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Decision Making in Egypt: What Has Changed Since Mubarak?

Since former president Hosni Mubarak was ousted, Egypt has experienced political and economic instability and a pronounced lack of security. Having previously been governed under a stable, if unproductive, political system that lasted for three decades, Egypt is yet to find definite answers to the turmoil and deadlock which have characterized the country since January 2011.

What do we really know about the formal politics currently prevailing in Egypt? Contrary to the belief that the decision-making process in Egypt remains highly centralized and that the military is the sole decision-making entity in contemporary Egypt, it is actually chaotic, diffused, and contested by many state actors.

During the long years of Mubarak’s reign, the decision-making process was highly centralized and organized by three main institutions. The president himself—along with a small number of political advisors—were heavily involved in and the final say over most strategic decisions. Though some had military backgrounds, most of these individuals were civilians. Via Mubarak’s National Democratic Party (NDP), the upper echelons of Egyptian politics were connected to local issues. The network the NDP built connected national politicians and local elites, especially in Upper Egypt and the Delta. Mubarak established the Policies Committee (PC) in 2002 to be headed by his youngest son, Gamal Mubarak, who led a group of middle-aged and young technocrats, politicians, university professors, businessmen, and senior bureaucrats aiming to replace the NDP’s old guard. The PC played an influential role in nominating ministers to the cabinet and leading development programs and political campaigns before it was dissolved after the revolution.

A third institution—the intelligence agencies—also played a prominent role in decisions related to foreign policy and national security issues. Other institutions, including the armed forces, military intelligence, the judiciary, and Egypt Homeland Security (EHS) ((EHS (al-Amn al-Watany) is the domestic intelligence agency that is the successor to the State Security Investigations Service, which was nominally dissolved after the 2011 revolution.  SSIS had their own police forces, prisons, investigative units, and courts. While the nature and extent of the reforms after the revolution are disputed, EHS remains a powerful, independent institution within the Ministry of Interior.)) also played influential roles in decision making, while enjoying a degree of independence from other institutions in the political system.


Contested yet Opaque

In modern Egyptian politics, three main changes have occurred with regard to decision making. First, there is no longer an NDP or an equivalent dominant political body to connect local politicians and gatekeepers with the strategic policy-making process. The post-Mubarak era is the first time since the republic was established that Egypt does not have a single dominant party to control the decision-making process.

There is also no longer a legislative body to legislate or coordinate public policy. Since 2011, there has been a parliament for just of 11 out of 52 months. The Shura Council—the upper house—went from being an advisory body to a legislative one under Muhammad Morsi despite elected by less than a tenth of registered voters. The People’s Assembly (which convened under the 2011 interim military rule and attempted to re-convene under Morsi) and the House of Representatives (defined but not yet elected under the 2014 constitution) have been plagued by struggles with the courts and military over constitutional issues.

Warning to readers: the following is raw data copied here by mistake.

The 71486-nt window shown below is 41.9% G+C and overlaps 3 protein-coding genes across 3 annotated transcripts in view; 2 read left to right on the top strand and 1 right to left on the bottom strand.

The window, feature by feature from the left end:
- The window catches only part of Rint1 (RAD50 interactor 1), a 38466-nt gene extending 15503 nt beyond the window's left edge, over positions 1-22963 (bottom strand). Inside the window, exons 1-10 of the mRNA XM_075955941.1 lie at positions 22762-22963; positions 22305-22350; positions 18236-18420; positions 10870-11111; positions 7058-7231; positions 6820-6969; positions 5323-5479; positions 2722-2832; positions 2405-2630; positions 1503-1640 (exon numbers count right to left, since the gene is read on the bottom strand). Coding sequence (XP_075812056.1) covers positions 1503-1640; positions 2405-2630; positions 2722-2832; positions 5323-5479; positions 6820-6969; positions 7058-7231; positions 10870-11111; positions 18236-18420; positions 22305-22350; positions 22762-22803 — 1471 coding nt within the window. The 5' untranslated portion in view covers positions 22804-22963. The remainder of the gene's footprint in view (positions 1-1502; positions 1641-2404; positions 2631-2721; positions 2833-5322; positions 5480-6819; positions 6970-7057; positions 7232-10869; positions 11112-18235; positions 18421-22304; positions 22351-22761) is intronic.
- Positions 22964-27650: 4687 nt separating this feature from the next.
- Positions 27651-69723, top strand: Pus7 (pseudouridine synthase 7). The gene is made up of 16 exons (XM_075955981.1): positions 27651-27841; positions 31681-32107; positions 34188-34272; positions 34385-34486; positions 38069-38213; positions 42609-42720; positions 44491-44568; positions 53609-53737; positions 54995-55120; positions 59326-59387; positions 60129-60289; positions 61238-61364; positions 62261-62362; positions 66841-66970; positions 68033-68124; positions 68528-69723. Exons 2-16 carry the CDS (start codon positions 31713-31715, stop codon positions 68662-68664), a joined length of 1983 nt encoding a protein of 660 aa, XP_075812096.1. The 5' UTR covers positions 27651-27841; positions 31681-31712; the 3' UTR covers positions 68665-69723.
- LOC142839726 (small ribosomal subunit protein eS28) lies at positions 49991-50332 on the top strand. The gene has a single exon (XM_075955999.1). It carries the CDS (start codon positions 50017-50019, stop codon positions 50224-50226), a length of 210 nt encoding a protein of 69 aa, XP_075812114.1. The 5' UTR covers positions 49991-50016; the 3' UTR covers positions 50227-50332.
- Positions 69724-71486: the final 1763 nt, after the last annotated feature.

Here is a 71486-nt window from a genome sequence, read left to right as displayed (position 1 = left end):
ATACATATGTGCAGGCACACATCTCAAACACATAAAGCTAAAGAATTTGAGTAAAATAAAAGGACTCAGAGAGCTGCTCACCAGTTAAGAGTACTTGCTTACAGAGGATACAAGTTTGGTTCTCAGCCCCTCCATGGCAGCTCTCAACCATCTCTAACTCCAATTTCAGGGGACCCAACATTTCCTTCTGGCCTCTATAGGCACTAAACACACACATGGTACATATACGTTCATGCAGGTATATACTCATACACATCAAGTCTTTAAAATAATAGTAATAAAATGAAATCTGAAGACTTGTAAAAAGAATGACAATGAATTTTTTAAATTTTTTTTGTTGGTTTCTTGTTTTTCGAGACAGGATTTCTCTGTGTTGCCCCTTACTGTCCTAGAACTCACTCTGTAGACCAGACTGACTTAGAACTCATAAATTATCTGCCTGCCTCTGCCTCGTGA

Finally, Egypt’s instability makes decision making much more difficult, with social divides more intense, economic hardships getting worse, and security issues and terrorism affecting Egypt as never before. If one adds to this the high degree of political strife both domestically (with the legitimacy of the current regime being questioned) and regionally (with all of Egypt’s neighbors considered a source of threat), it becomes even more obvious that the current political environment is full of risks and crises.

Nine main features distinguish the current process of decision making in Egypt from the previous system.

  1. Decision making in modern Egypt is highly personalized. Institutions thus have very little to do with major decisions, which are typically formulated to meet the needs of a very limited number of powerful men in different sectors and networks. This includes the president, his assistants, top military intelligence officers, leading high court judges, and a very few individuals associated with security services and the business community. These individuals play a vital role in making decisions related to their policy domains, overcoming any institutional dynamics and structures which may have otherwise impeded them.

  3. Although primary strategic decisions are still made in Cairo, as was the case during the Mubarak era, this should not lead to the conclusion that the current decision-making process is centralized. On the contrary, it is contested and diffused among many powerful individuals in different competing institutions, including the presidency, the army, intelligence, EHS, the judiciary, and the business community. ((There are many indicators of these struggles, including, but not limited to, an announcement made by the president in a television interview on February 22, 2015, promising to release innocent youth from jails in a few days; the promise was never fulfilled due to what is believed to be a veto by EHS and the judiciary.))